What is a Locust?
Locusts represent an informal grouping of grasshoppers with certain characteristics. Of the estimated 6,800 species of grasshoppers in the family Acrididae globally, only about 19 have the capability of becoming locusts (Song 2011; Cigliano et al. 2018). Locusts are typically differentiated from grasshoppers by the following characteristics (Pener 1983):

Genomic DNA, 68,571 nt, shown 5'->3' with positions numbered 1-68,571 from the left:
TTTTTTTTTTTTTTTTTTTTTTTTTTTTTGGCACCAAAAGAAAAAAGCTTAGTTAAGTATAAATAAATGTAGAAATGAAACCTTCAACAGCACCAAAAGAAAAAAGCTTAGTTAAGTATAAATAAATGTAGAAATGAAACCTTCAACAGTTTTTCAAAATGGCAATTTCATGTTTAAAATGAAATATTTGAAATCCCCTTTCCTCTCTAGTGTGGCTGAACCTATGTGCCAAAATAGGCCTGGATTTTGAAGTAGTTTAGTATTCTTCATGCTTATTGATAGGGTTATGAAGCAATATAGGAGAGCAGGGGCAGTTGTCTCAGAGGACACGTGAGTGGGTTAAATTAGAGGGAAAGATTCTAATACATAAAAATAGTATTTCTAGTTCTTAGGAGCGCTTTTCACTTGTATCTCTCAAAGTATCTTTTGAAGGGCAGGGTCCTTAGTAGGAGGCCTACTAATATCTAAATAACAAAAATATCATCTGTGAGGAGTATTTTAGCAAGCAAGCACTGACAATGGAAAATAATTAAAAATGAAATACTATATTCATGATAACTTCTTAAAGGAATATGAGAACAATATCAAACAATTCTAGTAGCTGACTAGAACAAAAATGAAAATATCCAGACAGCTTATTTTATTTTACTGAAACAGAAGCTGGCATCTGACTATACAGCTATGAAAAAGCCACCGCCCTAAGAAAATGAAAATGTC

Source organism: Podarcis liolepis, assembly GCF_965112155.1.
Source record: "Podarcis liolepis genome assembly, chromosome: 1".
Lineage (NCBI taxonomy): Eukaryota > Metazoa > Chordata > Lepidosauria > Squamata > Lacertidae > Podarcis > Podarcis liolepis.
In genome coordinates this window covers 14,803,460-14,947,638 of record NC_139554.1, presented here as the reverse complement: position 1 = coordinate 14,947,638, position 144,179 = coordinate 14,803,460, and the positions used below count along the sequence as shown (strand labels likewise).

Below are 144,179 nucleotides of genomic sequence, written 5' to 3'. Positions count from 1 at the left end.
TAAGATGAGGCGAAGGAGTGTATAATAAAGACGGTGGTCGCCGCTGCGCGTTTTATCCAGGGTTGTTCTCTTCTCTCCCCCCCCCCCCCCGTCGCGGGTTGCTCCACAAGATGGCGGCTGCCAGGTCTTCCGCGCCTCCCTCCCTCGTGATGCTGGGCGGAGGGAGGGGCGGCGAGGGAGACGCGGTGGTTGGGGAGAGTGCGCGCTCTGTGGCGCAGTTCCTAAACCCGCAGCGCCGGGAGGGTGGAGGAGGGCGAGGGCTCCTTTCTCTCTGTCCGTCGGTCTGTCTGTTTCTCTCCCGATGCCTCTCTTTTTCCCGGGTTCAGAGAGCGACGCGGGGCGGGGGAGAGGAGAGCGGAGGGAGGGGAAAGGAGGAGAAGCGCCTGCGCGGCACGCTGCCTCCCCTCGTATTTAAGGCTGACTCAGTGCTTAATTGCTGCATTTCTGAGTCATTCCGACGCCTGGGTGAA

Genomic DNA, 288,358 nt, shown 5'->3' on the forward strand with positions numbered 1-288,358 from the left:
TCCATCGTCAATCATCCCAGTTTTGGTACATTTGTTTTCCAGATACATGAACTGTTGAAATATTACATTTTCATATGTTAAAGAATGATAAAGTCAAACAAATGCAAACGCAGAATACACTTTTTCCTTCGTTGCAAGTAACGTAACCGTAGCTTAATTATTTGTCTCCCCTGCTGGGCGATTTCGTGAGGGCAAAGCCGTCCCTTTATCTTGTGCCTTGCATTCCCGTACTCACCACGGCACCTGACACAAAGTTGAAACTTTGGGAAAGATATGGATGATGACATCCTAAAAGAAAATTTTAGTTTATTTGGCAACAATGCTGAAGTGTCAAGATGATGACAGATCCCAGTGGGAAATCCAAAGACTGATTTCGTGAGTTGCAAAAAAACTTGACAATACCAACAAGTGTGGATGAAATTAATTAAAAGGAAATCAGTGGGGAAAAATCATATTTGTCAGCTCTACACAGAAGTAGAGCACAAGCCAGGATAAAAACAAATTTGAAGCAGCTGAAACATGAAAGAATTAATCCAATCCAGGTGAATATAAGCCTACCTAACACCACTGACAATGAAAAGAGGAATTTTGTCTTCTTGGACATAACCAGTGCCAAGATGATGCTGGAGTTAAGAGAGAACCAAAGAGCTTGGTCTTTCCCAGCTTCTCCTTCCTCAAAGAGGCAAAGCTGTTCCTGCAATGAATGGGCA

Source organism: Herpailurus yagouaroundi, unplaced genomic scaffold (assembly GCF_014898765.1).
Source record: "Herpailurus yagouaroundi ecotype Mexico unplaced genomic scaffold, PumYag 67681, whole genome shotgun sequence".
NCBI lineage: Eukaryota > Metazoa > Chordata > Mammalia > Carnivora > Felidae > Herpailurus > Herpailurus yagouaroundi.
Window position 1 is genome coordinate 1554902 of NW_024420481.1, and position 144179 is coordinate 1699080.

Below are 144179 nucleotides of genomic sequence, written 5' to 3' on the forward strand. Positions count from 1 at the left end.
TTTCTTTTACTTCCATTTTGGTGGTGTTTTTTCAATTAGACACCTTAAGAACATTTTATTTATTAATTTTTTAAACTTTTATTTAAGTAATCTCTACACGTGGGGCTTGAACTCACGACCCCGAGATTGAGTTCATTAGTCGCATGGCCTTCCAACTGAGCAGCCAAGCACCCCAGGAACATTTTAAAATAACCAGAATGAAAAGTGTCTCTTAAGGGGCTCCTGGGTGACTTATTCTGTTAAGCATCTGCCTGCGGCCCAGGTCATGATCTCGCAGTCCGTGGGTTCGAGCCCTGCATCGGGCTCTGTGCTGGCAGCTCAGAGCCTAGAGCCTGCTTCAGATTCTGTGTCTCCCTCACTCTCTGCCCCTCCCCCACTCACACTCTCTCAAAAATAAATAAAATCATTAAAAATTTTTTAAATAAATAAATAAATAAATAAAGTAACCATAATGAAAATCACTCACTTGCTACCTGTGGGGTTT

- Locusts are polyphenic (multiple, discrete phenotypes can arise from a single genome): locusts living on their own or at low population densities differ in many characteristics from those living in groups.
- Locusts form dense migrating groups as bands of juveniles (nymphs) and/or swarms of adults.
Locusts are typically considered “gregarious” when living in swarms, or “solitarious” when living alone.